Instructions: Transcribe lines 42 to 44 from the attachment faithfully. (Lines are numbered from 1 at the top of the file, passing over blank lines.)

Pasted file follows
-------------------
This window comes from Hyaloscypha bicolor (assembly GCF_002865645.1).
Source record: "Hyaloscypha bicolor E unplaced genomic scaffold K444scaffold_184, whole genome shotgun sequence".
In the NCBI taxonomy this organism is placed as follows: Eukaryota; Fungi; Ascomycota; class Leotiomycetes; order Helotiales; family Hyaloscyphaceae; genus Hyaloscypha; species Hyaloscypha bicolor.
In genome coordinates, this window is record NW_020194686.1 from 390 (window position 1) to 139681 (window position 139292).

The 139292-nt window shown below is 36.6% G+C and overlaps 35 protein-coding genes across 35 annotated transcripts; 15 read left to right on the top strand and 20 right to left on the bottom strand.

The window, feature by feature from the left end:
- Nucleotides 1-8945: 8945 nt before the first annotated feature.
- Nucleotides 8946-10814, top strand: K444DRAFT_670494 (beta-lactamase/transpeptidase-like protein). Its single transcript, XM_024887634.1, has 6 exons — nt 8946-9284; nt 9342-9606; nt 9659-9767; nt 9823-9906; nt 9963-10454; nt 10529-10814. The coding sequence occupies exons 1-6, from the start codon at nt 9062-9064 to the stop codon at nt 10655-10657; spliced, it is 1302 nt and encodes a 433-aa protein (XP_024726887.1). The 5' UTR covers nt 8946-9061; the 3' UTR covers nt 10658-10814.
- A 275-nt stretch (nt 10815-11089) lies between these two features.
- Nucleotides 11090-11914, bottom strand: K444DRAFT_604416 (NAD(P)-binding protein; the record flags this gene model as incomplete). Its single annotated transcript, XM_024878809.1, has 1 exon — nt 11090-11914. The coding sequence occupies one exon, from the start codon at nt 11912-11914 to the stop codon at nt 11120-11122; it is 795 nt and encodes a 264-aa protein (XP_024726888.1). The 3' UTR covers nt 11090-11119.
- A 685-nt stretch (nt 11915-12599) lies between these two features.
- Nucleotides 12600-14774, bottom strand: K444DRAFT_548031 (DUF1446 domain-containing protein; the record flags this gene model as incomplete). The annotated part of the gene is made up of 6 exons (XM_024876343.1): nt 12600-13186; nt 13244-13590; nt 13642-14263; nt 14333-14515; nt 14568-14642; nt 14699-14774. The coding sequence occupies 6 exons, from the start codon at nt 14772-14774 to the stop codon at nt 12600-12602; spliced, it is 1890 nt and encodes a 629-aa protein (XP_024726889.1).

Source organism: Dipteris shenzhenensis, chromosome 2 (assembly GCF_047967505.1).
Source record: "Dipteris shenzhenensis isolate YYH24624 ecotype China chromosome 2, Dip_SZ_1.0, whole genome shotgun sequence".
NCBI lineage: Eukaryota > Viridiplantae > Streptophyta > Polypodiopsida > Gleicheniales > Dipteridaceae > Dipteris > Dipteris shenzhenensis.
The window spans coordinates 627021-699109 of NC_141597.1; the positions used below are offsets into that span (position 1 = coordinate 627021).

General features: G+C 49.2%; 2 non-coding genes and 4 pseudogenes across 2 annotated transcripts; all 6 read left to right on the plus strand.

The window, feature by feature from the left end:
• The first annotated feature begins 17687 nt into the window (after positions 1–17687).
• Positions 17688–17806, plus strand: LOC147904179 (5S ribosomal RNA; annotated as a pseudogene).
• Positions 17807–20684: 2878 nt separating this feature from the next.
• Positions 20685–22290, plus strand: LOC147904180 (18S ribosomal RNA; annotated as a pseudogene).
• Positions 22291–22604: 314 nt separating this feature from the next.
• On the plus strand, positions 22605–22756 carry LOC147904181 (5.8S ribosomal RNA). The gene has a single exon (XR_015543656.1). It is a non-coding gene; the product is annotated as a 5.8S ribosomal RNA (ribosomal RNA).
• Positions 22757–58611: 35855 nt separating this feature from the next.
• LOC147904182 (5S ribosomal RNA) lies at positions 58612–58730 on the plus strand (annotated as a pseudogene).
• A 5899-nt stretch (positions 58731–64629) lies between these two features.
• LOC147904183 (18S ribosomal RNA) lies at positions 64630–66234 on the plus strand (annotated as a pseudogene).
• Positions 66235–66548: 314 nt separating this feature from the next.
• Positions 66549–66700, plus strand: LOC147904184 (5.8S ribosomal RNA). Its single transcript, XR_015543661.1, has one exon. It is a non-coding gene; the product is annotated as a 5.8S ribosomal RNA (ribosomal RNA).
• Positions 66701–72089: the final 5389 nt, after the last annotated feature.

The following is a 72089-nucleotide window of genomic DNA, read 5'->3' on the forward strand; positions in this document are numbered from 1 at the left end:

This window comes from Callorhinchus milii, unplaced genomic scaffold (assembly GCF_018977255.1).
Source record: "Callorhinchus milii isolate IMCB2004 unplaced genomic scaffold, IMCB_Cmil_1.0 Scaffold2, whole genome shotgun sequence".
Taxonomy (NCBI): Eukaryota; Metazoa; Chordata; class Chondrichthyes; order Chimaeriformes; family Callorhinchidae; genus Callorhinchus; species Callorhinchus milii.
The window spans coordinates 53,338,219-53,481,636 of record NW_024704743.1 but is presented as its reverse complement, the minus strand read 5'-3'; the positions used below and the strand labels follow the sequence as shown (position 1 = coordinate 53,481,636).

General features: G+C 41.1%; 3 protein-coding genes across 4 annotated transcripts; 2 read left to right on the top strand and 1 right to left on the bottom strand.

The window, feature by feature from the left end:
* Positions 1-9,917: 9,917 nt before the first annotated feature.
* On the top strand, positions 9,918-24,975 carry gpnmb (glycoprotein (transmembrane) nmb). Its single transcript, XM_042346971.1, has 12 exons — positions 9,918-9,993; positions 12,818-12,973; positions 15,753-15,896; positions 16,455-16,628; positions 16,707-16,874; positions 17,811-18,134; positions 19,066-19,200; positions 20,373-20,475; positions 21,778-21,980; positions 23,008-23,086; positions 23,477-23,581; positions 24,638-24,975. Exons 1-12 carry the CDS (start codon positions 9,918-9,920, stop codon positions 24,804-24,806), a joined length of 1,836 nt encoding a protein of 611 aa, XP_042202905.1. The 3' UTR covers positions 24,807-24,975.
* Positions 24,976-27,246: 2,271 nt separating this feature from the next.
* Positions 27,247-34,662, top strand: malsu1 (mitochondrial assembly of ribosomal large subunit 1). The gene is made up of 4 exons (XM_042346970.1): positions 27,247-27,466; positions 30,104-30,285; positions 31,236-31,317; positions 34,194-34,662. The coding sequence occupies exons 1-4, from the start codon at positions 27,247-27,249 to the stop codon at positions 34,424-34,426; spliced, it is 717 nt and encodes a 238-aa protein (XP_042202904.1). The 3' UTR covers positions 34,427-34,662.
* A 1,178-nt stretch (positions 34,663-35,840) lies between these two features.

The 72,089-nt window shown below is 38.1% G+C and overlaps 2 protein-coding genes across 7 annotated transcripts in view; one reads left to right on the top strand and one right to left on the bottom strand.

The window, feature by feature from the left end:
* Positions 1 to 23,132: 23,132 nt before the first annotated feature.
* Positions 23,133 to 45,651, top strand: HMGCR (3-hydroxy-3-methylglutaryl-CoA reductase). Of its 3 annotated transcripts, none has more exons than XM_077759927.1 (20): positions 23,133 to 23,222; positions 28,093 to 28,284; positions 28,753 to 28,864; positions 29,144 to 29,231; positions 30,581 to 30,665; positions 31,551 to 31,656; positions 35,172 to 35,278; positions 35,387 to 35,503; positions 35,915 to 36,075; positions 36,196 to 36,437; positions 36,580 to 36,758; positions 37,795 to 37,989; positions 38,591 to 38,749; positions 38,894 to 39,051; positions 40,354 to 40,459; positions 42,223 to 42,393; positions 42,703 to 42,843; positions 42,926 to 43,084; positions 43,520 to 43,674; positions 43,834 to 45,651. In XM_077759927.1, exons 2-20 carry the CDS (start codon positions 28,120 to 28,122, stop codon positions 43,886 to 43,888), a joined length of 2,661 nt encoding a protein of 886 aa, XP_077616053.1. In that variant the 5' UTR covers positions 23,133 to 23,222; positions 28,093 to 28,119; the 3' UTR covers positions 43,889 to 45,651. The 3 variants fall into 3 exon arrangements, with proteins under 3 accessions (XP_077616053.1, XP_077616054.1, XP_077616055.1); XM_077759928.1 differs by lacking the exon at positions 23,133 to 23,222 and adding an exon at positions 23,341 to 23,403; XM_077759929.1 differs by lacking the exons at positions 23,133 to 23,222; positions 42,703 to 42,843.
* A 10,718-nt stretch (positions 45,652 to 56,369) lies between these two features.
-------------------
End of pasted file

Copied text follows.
* Positions 27,247-34,662, top strand: malsu1 (mitochondrial assembly of ribosomal large subunit 1). The gene is made up of 4 exons (XM_042346970.1): positions 27,247-27,466; positions 30,104-30,285; positions 31,236-31,317; positions 34,194-34,662. The coding sequence occupies exons 1-4, from the start codon at positions 27,247-27,249 to the stop codon at positions 34,424-34,426; spliced, it is 717 nt and encodes a 238-aa protein (XP_042202904.1). The 3' UTR covers positions 34,427-34,662.
* A 1,178-nt stretch (positions 34,663-35,840) lies between these two features.

The 72,089-nt window shown below is 38.1% G+C and overlaps 2 protein-coding genes across 7 annotated transcripts in view; one reads left to right on the top strand and one right to left on the bottom strand.